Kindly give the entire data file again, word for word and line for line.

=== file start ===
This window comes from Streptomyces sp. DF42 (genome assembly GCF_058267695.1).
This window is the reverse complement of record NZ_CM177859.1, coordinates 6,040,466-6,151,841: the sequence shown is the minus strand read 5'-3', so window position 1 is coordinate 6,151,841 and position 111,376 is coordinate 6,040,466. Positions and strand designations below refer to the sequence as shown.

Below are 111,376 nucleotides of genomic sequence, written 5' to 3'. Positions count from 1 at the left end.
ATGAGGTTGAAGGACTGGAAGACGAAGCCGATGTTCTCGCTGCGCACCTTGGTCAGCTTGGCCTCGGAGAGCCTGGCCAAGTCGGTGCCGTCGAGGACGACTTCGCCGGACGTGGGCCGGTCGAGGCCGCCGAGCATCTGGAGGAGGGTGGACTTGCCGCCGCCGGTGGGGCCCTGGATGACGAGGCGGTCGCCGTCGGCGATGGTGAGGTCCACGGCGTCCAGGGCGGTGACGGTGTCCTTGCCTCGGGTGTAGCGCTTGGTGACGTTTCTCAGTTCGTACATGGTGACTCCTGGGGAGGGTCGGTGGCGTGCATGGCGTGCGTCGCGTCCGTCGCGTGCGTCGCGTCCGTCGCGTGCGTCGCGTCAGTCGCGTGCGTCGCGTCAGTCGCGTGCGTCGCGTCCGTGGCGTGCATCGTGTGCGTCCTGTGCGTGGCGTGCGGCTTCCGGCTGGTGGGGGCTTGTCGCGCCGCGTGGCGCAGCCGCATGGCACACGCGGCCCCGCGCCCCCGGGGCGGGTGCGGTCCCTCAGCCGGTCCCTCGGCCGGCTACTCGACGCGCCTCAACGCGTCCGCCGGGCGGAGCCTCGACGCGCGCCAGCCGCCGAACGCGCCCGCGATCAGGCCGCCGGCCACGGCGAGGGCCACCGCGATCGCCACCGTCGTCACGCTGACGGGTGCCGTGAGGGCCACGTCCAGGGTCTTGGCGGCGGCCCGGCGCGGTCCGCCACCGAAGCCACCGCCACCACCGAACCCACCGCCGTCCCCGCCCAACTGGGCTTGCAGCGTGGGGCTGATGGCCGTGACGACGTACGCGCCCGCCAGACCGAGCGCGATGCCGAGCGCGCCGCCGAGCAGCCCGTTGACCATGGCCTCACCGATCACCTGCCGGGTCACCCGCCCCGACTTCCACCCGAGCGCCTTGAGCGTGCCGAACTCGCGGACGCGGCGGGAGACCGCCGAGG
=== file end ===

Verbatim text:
This window comes from Streptomyces sp. DF42 (genome assembly GCF_058267695.1).
This window is the reverse complement of record NZ_CM177859.1, coordinates 6,040,466-6,151,841: the sequence shown is the minus strand read 5'-3', so window position 1 is coordinate 6,151,841 and position 111,376 is coordinate 6,040,466. Positions and strand designations below refer to the sequence as shown.

Below are 111,376 nucleotides of genomic sequence, written 5' to 3'. Positions count from 1 at the left end.
ATGAGGTTGAAGGACTGGAAGACGAAGCCGATGTTCTCGCTGCGCACCTTGGTCAGCTTGGCCTCGGAGAGCCTGGCCAAGTCGGTGCCGTCGAGGACGACTTCGCCGGACGTGGGCCGGTCGAGGCCGCCGAGCATCTGGAGGAGGGTGGACTTGCCGCCGCCGGTGGGGCCCTGGATGACGAGGCGGTCGCCGTCGGCGATGGTGAGGTCCACGGCGTCCAGGGCGGTGACGGTGTCCTTGCCTCGGGTGTAGCGCTTGGTGACGTTTCTCAGTTCGTACATGGTGACTCCTGGGGAGGGTCGGTGGCGTGCATGGCGTGCGTCGCGTCCGTCGCGTGCGTCGCGTCCGTCGCGTGCGTCGCGTCAGTCGCGTGCGTCGCGTCAGTCGCGTGCGTCGCGTCCGTGGCGTGCATCGTGTGCGTCCTGTGCGTGGCGTGCGGCTTCCGGCTGGTGGGGGCTTGTCGCGCCGCGTGGCGCAGCCGCATGGCACACGCGGCCCCGCGCCCCCGGGGCGGGTGCGGTCCCTCAGCCGGTCCCTCGGCCGGCTACTCGACGCGCCTCAACGCGTCCGCCGGGCGGAGCCTCGACGCGCGCCAGCCGCCGAACGCGCCCGCGATCAGGCCGCCGGCCACGGCGAGGGCCACCGCGATCGCCACCGTCGTCACGCTGACGGGTGCCGTGAGGGCCACGTCCAGGGTCTTGGCGGCGGCCCGGCGCGGTCCGCCACCGAAGCCACCGCCACCACCGAACCCACCGCCGTCCCCGCCCAACTGGGCTTGCAGCGTGGGGCTGATGGCCGTGACGACGTACGCGCCCGCCAGACCGAGCGCGATGCCGAGCGCGCCGCCGAGCAGCCCGTTGACCATGGCCTCACCGATCACCTGCCGGGTCACCCGCCCCGACTTCCACCCGAGCGCCTTGAGCGTGCCGAACTCGCGGACGCGGCGGGAGACCGCCGAGG